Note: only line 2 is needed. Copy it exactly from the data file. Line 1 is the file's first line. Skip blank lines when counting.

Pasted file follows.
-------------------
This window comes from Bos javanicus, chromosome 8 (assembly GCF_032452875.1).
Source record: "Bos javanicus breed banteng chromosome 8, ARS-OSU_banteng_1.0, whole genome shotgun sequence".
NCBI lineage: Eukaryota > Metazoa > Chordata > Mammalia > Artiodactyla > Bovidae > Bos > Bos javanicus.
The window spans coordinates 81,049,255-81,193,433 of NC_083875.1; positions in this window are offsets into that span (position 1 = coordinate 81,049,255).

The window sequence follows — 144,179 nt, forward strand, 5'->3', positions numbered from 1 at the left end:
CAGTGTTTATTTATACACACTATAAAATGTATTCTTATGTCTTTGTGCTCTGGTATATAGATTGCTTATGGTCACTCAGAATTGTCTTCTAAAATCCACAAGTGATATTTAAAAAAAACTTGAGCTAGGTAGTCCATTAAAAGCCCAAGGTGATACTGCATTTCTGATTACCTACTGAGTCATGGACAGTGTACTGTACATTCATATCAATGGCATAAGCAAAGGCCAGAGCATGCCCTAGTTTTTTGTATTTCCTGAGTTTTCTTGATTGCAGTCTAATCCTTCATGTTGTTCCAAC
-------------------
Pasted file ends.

Source record: "Bos javanicus breed banteng chromosome 8, ARS-OSU_banteng_1.0, whole genome shotgun sequence".